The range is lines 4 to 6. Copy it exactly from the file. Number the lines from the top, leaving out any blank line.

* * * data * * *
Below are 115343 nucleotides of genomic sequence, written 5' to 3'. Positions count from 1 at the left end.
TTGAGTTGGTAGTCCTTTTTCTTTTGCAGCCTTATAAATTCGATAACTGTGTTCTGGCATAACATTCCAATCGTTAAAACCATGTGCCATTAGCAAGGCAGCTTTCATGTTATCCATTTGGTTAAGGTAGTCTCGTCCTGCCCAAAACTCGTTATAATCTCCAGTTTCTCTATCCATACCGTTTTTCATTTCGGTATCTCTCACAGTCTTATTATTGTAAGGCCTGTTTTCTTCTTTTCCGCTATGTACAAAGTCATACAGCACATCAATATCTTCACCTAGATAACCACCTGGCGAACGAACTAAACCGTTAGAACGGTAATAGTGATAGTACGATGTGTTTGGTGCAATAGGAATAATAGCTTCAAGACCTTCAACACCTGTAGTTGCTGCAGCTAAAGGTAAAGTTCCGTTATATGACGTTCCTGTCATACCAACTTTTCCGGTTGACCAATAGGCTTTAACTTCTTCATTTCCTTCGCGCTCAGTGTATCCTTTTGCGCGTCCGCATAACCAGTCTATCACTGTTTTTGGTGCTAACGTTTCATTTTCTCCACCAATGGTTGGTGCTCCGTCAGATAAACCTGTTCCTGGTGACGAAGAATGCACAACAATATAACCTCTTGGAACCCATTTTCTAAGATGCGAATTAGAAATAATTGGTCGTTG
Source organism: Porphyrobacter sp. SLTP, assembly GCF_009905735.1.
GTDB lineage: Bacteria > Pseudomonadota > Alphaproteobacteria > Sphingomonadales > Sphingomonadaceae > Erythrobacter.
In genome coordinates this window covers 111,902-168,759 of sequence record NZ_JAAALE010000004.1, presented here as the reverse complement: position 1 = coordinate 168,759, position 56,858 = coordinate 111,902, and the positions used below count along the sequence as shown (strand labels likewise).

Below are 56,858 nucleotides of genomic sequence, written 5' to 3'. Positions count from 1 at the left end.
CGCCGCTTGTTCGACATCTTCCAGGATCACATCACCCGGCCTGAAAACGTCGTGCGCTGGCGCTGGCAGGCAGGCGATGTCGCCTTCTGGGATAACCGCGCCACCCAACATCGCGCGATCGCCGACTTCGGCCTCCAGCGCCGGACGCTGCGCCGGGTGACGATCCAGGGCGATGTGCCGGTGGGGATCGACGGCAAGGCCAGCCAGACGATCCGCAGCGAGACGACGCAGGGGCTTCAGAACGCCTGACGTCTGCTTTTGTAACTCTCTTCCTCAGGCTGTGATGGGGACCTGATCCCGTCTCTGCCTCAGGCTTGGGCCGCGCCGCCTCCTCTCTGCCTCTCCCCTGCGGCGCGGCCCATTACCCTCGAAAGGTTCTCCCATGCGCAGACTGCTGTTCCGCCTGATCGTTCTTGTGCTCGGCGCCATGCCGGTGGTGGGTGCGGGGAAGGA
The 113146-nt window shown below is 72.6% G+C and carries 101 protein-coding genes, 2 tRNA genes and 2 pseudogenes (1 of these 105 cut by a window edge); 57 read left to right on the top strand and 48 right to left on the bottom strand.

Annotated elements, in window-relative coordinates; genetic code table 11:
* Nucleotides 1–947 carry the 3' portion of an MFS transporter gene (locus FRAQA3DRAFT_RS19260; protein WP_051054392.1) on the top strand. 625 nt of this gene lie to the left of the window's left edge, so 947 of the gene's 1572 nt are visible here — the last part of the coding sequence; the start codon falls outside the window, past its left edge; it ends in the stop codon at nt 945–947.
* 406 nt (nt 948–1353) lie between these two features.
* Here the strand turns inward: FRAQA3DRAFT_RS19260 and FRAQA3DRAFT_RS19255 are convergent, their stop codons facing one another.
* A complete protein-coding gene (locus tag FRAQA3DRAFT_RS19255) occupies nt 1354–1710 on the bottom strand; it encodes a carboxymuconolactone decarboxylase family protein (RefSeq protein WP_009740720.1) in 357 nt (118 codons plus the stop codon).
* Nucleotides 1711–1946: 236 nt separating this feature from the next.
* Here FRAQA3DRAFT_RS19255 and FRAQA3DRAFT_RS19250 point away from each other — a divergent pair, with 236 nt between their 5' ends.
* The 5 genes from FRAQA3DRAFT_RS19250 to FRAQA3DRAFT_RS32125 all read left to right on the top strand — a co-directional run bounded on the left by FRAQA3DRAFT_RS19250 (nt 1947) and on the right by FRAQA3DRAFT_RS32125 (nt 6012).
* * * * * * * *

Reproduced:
GTDB lineage: Bacteria > Pseudomonadota > Alphaproteobacteria > Sphingomonadales > Sphingomonadaceae > Erythrobacter.
In genome coordinates this window covers 111,902-168,759 of sequence record NZ_JAAALE010000004.1, presented here as the reverse complement: position 1 = coordinate 168,759, position 56,858 = coordinate 111,902, and the positions used below count along the sequence as shown (strand labels likewise).

Below are 56,858 nucleotides of genomic sequence, written 5' to 3'. Positions count from 1 at the left end.